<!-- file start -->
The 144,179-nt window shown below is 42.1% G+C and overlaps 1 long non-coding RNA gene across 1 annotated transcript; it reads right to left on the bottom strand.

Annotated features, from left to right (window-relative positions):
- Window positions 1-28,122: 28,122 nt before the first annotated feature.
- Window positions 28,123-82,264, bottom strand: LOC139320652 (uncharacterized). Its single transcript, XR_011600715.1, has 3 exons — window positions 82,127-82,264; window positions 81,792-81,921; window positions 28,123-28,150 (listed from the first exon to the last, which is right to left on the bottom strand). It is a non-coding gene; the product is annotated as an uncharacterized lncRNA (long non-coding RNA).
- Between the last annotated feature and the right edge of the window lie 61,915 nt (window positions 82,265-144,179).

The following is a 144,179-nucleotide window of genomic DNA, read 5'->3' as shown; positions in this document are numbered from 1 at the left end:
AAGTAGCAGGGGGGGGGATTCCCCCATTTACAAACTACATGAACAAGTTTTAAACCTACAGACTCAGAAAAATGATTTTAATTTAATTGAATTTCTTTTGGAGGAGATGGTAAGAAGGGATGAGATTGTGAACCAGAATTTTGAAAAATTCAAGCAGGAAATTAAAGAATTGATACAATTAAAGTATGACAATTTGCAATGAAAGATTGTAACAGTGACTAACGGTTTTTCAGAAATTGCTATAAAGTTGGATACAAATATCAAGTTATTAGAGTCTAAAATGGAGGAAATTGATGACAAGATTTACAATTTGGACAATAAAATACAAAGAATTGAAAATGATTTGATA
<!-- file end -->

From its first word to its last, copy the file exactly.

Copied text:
The 144,179-nt window shown below is 42.1% G+C and overlaps 1 long non-coding RNA gene across 1 annotated transcript; it reads right to left on the bottom strand.

Annotated features, from left to right (window-relative positions):
- Window positions 1-28,122: 28,122 nt before the first annotated feature.
- Window positions 28,123-82,264, bottom strand: LOC139320652 (uncharacterized). Its single transcript, XR_011600715.1, has 3 exons — window positions 82,127-82,264; window positions 81,792-81,921; window positions 28,123-28,150 (listed from the first exon to the last, which is right to left on the bottom strand). It is a non-coding gene; the product is annotated as an uncharacterized lncRNA (long non-coding RNA).
- Between the last annotated feature and the right edge of the window lie 61,915 nt (window positions 82,265-144,179).

The following is a 144,179-nucleotide window of genomic DNA, read 5'->3' as shown; positions in this document are numbered from 1 at the left end:
AAGTAGCAGGGGGGGGGATTCCCCCATTTACAAACTACATGAACAAGTTTTAAACCTACAGACTCAGAAAAATGATTTTAATTTAATTGAATTTCTTTTGGAGGAGATGGTAAGAAGGGATGAGATTGTGAACCAGAATTTTGAAAAATTCAAGCAGGAAATTAAAGAATTGATACAATTAAAGTATGACAATTTGCAATGAAAGATTGTAACAGTGACTAACGGTTTTTCAGAAATTGCTATAAAGTTGGATACAAATATCAAGTTATTAGAGTCTAAAATGGAGGAAATTGATGACAAGATTTACAATTTGGACAATAAAATACAAAGAATTGAAAATGATTTGATA